Eating fermented foods is healthful because they contain many short chain fatty acids (SCFAs) that can reduce inflammation and lower high blood pressure, high cholesterol, high insulin and high blood sugar levels (Gut Microbiome, May 27, 2023;4 (e11):1–16). A plant-based diet has lots of soluble fiber and resistant starches that are not absorbed in your upper intestinal tract, but when they reach your colon, healthful bacteria there ferment these fibers and starches to form SCFAs. When you eat fermented foods, they already have SCFAs so that you don’t have to wait for the SCFAs to be formed at the end of your intestinal tract (Nutrients, 2022 Apr; 14(7): 1527).

A study from Stanford showed that eating fermented foods such as yogurt, kefir, fermented cheese, kimchi, fermented vegetables and kombucha tea increased the diversity of colon bacteria, which decreased inflammation that is associated with many different diseases (Cell, Jul 6, 2021;S0092-8674(21)00754-6). The more fermented foods they ate, the greater the gain in bacterial diversity. Low microbiome diversity is associated with increased risk for heart attacks, certain cancers, obesity and diabetes (J Human Hypertension, April 25, 2022; 36:952–959).

Your colon contains more than 100 trillion bacteria, and some of these bacteria are beneficial while others are harmful. The harmful bacteria try to puncture your colon cells, which turns on your immune system to cause inflammation. The foods that you eat determine whether you grow healthful or harmful bacteria because colon bacteria eat the same foods that you do. Some foods, such as mammal meat, processed meats, sugar-added foods and fried foods, are known to foster growth of harmful bacteria in your colon. These inflammation-producing foods reduce healthful bacteria and increase the harmful bacteria. Anything that promotes bacterial diversity promotes health, while anything that increases inflammation is associated with greater risk for disease.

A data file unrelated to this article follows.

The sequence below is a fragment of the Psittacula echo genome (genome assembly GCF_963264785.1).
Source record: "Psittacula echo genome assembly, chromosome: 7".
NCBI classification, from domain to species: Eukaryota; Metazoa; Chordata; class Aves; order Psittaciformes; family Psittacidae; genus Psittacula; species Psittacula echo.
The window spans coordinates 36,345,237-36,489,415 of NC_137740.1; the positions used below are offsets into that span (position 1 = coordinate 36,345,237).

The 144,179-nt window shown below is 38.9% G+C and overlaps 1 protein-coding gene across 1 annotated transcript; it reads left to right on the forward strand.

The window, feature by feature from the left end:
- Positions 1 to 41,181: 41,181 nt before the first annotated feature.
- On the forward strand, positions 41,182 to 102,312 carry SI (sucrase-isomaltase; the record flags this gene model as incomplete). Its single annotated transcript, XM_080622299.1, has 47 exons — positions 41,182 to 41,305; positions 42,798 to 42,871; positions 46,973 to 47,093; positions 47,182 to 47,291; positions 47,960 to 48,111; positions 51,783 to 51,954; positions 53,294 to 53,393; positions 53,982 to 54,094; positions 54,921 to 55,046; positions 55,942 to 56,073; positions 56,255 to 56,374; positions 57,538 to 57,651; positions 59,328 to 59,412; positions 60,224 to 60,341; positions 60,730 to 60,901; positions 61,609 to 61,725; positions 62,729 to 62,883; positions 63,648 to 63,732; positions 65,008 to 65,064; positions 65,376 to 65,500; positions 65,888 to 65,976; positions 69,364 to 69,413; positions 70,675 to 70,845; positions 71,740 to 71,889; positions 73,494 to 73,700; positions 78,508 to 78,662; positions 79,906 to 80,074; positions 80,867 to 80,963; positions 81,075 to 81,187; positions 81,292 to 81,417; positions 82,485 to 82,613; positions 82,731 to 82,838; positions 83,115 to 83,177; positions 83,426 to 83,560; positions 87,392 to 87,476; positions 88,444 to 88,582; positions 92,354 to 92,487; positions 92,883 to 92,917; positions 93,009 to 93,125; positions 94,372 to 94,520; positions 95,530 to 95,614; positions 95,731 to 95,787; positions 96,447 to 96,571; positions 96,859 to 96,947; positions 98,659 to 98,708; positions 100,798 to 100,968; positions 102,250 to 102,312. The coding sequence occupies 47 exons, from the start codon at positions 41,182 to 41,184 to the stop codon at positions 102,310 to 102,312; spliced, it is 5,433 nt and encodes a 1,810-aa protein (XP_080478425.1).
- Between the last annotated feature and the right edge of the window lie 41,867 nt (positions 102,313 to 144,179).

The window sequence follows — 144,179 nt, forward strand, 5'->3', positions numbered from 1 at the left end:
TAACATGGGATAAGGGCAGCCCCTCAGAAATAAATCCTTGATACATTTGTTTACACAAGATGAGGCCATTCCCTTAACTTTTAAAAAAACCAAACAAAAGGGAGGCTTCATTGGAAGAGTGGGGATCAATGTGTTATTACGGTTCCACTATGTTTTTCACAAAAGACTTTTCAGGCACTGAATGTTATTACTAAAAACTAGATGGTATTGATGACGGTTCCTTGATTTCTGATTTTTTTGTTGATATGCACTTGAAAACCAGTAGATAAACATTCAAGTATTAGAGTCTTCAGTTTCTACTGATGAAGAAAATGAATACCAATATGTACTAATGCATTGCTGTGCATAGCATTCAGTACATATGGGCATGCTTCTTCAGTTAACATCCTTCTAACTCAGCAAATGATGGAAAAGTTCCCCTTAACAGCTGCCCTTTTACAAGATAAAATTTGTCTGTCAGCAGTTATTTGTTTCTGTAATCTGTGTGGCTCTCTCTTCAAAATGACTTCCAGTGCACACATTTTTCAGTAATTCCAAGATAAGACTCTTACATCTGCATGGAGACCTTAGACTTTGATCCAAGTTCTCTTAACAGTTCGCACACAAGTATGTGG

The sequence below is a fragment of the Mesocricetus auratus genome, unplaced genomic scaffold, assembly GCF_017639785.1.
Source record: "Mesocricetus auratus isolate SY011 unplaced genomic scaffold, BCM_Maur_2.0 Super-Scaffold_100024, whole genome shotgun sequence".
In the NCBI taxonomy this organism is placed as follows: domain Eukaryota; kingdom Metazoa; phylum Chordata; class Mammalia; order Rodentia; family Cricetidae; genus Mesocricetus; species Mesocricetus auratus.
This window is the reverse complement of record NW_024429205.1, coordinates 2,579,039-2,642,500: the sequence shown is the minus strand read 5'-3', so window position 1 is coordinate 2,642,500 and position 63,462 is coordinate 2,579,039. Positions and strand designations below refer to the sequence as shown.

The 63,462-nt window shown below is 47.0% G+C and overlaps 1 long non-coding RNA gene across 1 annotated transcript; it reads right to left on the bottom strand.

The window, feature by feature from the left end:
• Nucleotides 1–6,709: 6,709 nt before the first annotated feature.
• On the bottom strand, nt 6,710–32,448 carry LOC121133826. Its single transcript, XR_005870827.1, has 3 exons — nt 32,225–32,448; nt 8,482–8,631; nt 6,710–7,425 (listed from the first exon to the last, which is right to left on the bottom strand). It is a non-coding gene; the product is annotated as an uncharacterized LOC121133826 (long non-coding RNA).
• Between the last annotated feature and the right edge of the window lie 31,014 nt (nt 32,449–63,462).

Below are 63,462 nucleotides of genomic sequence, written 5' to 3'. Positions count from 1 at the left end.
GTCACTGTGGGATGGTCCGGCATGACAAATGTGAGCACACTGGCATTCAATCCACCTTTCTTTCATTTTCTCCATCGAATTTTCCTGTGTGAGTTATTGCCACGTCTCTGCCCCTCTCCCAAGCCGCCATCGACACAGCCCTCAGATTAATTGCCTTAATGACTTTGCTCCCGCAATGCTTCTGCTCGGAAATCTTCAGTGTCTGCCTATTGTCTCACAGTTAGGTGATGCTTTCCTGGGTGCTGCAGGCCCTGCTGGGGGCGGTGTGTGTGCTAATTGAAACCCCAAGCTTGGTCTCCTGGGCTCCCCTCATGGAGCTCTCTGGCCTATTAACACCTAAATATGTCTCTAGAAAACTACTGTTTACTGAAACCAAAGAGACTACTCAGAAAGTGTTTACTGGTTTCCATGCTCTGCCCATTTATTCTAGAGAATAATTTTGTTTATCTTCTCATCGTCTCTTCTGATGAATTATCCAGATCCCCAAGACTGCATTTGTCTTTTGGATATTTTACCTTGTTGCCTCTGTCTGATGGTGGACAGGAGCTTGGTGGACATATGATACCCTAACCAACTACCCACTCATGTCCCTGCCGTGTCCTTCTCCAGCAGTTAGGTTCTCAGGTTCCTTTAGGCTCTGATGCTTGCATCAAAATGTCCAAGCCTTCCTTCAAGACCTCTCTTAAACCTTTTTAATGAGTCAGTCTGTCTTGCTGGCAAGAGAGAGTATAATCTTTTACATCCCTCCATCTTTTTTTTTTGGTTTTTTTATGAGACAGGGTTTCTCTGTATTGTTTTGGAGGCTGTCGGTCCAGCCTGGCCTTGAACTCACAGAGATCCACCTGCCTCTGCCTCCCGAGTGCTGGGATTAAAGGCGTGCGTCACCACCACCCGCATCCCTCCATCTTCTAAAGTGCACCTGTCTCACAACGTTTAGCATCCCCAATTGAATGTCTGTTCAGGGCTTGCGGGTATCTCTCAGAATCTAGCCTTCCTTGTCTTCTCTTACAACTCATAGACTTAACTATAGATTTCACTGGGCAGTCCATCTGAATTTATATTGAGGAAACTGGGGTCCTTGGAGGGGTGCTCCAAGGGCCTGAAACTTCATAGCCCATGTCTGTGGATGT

Study of Fermented Foods
The researchers at Stanford followed 36 healthy adults for 10 weeks on diets that included either fermented foods or foods that were high in fiber but not fermented. The researchers analyzed blood and stool samples collected during a three-week pre-trial period, the 10 weeks of each diet, and a four-week period after the diet when the participants ate their usual diets. The results showed that after just three weeks, the fermented foods reduced inflammation by decreasing:
• activation of four types of immune cells
• blood levels of 19 inflammatory proteins, including interleukin 6 (IL6), which is linked to rheumatoid arthritis, type II diabetes, and chronic stress.

Other studies also show that fermented foods decease inflammation by changing colon bacteria (Microbiome, Feb 11, 2020;8(1):15). The high-fiber diet did not decrease any of the 19 inflammatory proteins and did not change gut microbial diversity in this short study period, but would be expected to do so over a longer period of time (Science, Aug 11, 2017:357(6351):548-549).

My Recommendations
You already know that I recommend a high-fiber diet that includes plenty of fruits, vegetables, whole grains, beans, nuts and other seeds, and I have frequently suggested that you include fermented foods such as yogurt or kefir. Many other studies have found that fermented foods and soluble fiber are associated with reduced risk for weight gain, diabetes, certain cancers, and heart attacks (Int J Environ Res Public Health, 2023 Feb; 20(3):2481). Increasing your intake of fermented foods can quickly improve your colon bacteria to help reduce inflammation.